Biden signs $770 billion defense bill
By Glenn Thrush
President Joe Biden signed a nearly $770 billion defense bill earlier this week, $24 billion more than he had requested, a setback for antiwar liberals whose efforts to expand social spending have been blocked by Democratic moderates in the name of fiscal responsibility.
Lawmakers increased spending in almost every part of the military, including new funding to counter China’s military expansion, initiatives to bolster the defense of Ukraine and billions in cash for the procurement of advanced aircraft, ships and high-tech hardware.
The bill, the National Defense Authorization Act, also contains a 2.7% pay increase for most service members, a broadly popular provision supported by even the dozens of progressives who opposed the legislation’s passage in the House.
The measure, which covers the fiscal year that started Oct. 1, also changes the way the military handles many internal criminal investigations, particularly those involving sexual assault and sexual harassment.
Those provisions “are the most transformational thing that has been done by the House Armed Services Committee in my 25 years of service,” said Rep. Adam Smith, D-Wash., the chairman of the committee. “There’s a lot to be proud of in this bill.”
The measure passed the House and the Senate this month with wide bipartisan support, despite the liberal House members and the 11 senators who voted against it, citing its steep price tag and the stripping away of policy provisions that would have levied penalties against Russia and Saudi Arabia for human rights abuses, required women to register for the draft and cracked down on extremism within the uniformed services.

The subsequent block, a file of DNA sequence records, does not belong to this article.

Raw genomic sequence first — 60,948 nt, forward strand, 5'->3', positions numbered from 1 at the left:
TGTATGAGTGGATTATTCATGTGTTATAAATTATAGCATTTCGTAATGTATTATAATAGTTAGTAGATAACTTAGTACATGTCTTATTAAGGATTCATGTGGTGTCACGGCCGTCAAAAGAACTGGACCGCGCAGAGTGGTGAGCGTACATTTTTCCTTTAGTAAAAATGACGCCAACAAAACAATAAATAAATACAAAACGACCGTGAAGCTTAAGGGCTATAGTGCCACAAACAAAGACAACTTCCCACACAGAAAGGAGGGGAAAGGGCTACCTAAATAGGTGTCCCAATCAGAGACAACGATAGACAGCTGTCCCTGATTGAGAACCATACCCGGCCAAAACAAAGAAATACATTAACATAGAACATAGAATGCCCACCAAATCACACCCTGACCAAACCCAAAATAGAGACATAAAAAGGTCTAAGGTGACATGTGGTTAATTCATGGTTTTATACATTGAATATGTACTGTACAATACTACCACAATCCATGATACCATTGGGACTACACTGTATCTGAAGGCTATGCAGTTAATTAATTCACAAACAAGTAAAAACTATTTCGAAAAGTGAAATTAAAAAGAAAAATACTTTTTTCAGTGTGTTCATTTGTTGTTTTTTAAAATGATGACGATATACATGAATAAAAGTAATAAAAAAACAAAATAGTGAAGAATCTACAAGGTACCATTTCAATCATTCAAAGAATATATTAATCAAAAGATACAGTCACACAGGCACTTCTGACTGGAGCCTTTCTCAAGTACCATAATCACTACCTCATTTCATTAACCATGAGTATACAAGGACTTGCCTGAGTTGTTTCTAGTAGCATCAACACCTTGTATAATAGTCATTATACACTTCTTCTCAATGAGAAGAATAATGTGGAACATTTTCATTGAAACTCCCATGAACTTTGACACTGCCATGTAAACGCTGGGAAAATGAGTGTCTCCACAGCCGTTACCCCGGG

But Republicans did not get everything they wanted. Democrats blocked an effort by House conservatives that would have declared that Congress had “lost confidence” in Biden over his handling of the withdrawal from Afghanistan.
The bill overcame intense partisan and intraparty dysfunction that has plagued Congress this year: The Senate neither passed its own defense bill nor considered any amendments, denying lawmakers the chance to vote on several foreign policy issues.
Instead, top congressional officials huddled behind closed doors to cobble together a House bill that could quickly pass both chambers. Those involved in the effort expressed their relief Monday.
Sen. Jack Reed, D-R.I., the chairman of the Armed Services Committee, called the bill “a win.”
“It provides our forces with the resources and support they need to defend our nation,” he said in a statement.
Smith and others highlighted the criminal justice reforms as among the most significant in recent history, and predicted that they would do much to change an entrenched culture of cover-ups and favoritism in the military’s justice system.
The bill, for the first time, criminalizes sexual harassment in the military as an offense under the Uniform Code of Military Justice. The changes also mandate that a unit’s commander be removed from the decision-making process in a range of serious crimes besides sexual assault and harassment, and mandate independent investigations for murder, manslaughter and kidnapping, in an effort to ensure impartiality.
“These reforms, which are supported by long-standing advocates for survivors of the sexual assault crisis in the military, will take the prosecution of all sex crimes in the military away from the control of the military commander,” Smith said in a statement.
“Instead, qualified, independent, uniformed attorneys — ultimately overseen by the civilian service secretaries — will have the sole authority for charging decisions and the responsibility to prosecute those charges.”